|Promoting Gender Neutral Bathrooms||Denouncing cancel culture|
The right’s perspective often perceives ‘wokeness’ through a somewhat different lens.
While the right upholds the rhetoric of all people being created equal, it scrutinizes cancel culture and affirmative action, seeing the ‘woke’ ideals as a potential threat to free speech and meritocracies.
List of The Most Woke Companies
What is Woke Capitalism?
Woke capitalism is when corporations publicly engage in socially progressive practices or adopt ‘woke’ stances.
This approach involves weaving wokeness into marketing campaigns, creating an image that the company strives for a fairer power distribution.
|Nike||Supported Colin Kaepernick’s racial injustice protest.|
|Pepsi||Ad featured Kylie Jenner symbolizing unity in protest.|
|Ben & Jerry’s||Consistently speaks out on social justice issues and supports related causes.|
|Patagonia||Advocates for environmental responsibility and sustainability.|
|Starbucks||Initiatives for racial bias training and support for LGBTQ+ rights.|
History Of Wokeism
“Wokeism” is a modern term with historical roots.
What’s the origin?
- The word “woke” has its foundation in African-American culture.
- First appeared around the 1960s and 1970s.
- Documented use began in 1972.
- It means staying aware of societal injustices, especially racial bias.
Early days of “wokeness”
- Closely linked to civil rights and combating racial injustice.
- Highlighted issues affecting minorities and marginalized groups.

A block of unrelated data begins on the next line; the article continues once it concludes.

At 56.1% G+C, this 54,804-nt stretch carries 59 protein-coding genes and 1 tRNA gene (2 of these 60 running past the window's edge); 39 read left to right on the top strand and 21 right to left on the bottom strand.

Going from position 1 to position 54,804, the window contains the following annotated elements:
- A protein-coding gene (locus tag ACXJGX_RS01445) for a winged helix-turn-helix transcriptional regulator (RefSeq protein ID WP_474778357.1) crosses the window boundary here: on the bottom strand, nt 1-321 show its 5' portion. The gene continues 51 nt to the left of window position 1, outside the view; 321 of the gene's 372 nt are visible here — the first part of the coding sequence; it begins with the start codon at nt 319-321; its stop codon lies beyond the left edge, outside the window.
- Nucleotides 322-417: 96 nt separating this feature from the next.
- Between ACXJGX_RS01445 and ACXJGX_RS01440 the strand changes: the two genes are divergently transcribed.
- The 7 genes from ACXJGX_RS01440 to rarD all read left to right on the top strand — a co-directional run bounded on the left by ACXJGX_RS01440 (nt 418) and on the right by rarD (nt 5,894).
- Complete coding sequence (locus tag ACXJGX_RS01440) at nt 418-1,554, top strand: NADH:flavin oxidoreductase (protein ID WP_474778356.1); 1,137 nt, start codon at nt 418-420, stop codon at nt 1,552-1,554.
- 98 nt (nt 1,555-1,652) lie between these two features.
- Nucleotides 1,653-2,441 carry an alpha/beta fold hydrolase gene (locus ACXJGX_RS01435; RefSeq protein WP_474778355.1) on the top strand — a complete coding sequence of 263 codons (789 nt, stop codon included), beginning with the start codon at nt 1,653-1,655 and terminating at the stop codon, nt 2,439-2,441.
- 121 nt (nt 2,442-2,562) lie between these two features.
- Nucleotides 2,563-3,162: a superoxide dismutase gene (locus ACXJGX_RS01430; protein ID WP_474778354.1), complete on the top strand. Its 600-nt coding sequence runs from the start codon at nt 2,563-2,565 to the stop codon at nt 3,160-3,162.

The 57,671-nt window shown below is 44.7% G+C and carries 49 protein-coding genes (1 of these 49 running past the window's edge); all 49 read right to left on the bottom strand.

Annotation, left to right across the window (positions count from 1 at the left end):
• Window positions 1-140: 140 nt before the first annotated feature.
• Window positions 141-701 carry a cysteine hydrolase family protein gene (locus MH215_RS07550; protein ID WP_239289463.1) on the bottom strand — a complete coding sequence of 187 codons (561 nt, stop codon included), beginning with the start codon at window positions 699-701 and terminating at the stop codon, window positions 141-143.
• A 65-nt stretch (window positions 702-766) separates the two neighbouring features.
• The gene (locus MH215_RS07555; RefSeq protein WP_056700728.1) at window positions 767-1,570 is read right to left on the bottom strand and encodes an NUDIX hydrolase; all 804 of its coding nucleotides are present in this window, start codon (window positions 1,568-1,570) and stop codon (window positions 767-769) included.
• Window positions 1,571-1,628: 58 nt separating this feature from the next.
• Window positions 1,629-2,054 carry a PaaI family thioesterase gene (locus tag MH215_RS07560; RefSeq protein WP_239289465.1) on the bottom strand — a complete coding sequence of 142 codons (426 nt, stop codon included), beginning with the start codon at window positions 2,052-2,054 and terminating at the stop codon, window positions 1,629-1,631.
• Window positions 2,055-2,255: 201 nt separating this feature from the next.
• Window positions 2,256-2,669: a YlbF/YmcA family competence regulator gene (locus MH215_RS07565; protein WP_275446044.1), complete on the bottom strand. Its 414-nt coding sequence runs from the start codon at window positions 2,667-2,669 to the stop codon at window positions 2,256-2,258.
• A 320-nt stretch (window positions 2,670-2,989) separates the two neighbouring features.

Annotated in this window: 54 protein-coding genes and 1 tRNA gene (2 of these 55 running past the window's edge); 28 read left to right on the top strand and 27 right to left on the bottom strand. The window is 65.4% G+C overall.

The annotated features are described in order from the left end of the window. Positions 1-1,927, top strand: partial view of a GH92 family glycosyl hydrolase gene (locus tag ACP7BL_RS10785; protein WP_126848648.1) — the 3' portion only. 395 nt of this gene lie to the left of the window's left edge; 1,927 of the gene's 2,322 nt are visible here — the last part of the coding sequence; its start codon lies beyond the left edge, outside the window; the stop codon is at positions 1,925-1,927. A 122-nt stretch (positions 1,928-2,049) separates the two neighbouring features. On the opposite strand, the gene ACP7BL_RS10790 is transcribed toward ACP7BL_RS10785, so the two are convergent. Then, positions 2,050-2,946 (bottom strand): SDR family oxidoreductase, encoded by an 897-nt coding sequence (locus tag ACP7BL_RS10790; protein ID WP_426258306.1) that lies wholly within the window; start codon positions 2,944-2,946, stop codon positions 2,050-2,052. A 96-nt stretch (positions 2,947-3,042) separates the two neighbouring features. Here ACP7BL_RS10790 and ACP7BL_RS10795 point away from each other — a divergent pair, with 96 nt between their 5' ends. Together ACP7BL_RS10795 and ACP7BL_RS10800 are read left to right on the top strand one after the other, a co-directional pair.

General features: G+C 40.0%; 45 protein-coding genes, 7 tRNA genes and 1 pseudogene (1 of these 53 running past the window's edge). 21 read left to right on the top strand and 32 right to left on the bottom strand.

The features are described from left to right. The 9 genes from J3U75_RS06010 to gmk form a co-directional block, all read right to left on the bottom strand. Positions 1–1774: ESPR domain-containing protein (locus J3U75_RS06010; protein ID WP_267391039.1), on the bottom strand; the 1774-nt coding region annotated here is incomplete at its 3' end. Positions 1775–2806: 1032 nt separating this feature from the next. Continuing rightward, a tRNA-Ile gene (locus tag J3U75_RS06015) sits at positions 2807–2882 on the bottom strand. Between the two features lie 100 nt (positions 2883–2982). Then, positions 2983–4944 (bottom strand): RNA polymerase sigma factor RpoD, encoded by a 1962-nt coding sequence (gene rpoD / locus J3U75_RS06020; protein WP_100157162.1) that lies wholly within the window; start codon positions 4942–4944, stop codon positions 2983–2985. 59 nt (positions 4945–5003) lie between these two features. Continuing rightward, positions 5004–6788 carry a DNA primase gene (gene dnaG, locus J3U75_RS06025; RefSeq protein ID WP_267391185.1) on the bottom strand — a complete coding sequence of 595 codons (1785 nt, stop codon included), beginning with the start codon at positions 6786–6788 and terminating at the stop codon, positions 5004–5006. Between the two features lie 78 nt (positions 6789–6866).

- Became popular among young people and on social media.
- Linked to racial injustice topics and hashtags.
- Movements like BLM, feminists, and LGBTQI rights groups adopted the term.
- “Woke” now also addressed gender issues and LGBTQI discrimination.
- Framed as resistance to systemic oppression.
- Beyond just racial issues, it included LGBTQI rights and gender inequality.
- Rise in “woke politics.”
- Businesses also adopted a “woke” approach for inclusivity and fairness.
“Wokeness” stems from social and political issues. It includes actions like taking a knee during the national anthem and raising pride flags.
Its main goal is to protest against racial injustice and address controversial views on power and race. However, some critics see it as a show, especially when tv networks highlight certain voices.
Informing a white person of their privilege or pushing for job openings to people of color and women is a bold move.
But, in a time when old tweets can harm reputations and social media shadow banning limits voices, being alert to racial and gendered issues is crucial.
As it grows, the movement must avoid becoming the oppressor and uphold the right to speak.